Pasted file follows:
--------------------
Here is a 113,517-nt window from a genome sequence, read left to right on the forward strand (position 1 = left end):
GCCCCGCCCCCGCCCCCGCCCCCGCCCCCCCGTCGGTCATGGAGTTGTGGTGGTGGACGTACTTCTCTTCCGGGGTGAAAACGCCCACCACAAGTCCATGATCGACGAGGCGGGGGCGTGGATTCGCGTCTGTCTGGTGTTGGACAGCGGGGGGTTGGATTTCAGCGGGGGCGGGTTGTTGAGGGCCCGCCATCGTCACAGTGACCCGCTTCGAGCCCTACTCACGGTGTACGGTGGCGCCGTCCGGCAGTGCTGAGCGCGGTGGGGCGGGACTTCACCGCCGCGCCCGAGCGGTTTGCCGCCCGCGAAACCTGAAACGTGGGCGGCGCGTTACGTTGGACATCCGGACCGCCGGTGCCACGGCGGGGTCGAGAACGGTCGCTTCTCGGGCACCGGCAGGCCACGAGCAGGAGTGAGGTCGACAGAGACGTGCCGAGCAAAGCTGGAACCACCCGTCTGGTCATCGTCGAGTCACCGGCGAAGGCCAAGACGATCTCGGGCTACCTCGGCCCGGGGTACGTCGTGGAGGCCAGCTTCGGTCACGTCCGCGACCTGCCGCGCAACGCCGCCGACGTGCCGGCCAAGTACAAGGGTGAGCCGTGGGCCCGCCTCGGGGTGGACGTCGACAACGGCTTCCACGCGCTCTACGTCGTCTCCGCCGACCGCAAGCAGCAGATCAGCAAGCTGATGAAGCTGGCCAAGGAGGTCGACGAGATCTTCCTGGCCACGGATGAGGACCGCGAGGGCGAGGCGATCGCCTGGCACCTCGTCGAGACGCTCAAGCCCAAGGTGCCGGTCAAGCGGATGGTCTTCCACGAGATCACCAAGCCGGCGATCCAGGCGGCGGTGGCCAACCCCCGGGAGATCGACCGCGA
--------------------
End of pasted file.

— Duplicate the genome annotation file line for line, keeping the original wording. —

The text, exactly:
Here is a 113,517-nt window from a genome sequence, read left to right on the forward strand (position 1 = left end):
GCCCCGCCCCCGCCCCCGCCCCCGCCCCCCCGTCGGTCATGGAGTTGTGGTGGTGGACGTACTTCTCTTCCGGGGTGAAAACGCCCACCACAAGTCCATGATCGACGAGGCGGGGGCGTGGATTCGCGTCTGTCTGGTGTTGGACAGCGGGGGGTTGGATTTCAGCGGGGGCGGGTTGTTGAGGGCCCGCCATCGTCACAGTGACCCGCTTCGAGCCCTACTCACGGTGTACGGTGGCGCCGTCCGGCAGTGCTGAGCGCGGTGGGGCGGGACTTCACCGCCGCGCCCGAGCGGTTTGCCGCCCGCGAAACCTGAAACGTGGGCGGCGCGTTACGTTGGACATCCGGACCGCCGGTGCCACGGCGGGGTCGAGAACGGTCGCTTCTCGGGCACCGGCAGGCCACGAGCAGGAGTGAGGTCGACAGAGACGTGCCGAGCAAAGCTGGAACCACCCGTCTGGTCATCGTCGAGTCACCGGCGAAGGCCAAGACGATCTCGGGCTACCTCGGCCCGGGGTACGTCGTGGAGGCCAGCTTCGGTCACGTCCGCGACCTGCCGCGCAACGCCGCCGACGTGCCGGCCAAGTACAAGGGTGAGCCGTGGGCCCGCCTCGGGGTGGACGTCGACAACGGCTTCCACGCGCTCTACGTCGTCTCCGCCGACCGCAAGCAGCAGATCAGCAAGCTGATGAAGCTGGCCAAGGAGGTCGACGAGATCTTCCTGGCCACGGATGAGGACCGCGAGGGCGAGGCGATCGCCTGGCACCTCGTCGAGACGCTCAAGCCCAAGGTGCCGGTCAAGCGGATGGTCTTCCACGAGATCACCAAGCCGGCGATCCAGGCGGCGGTGGCCAACCCCCGGGAGATCGACCGCGA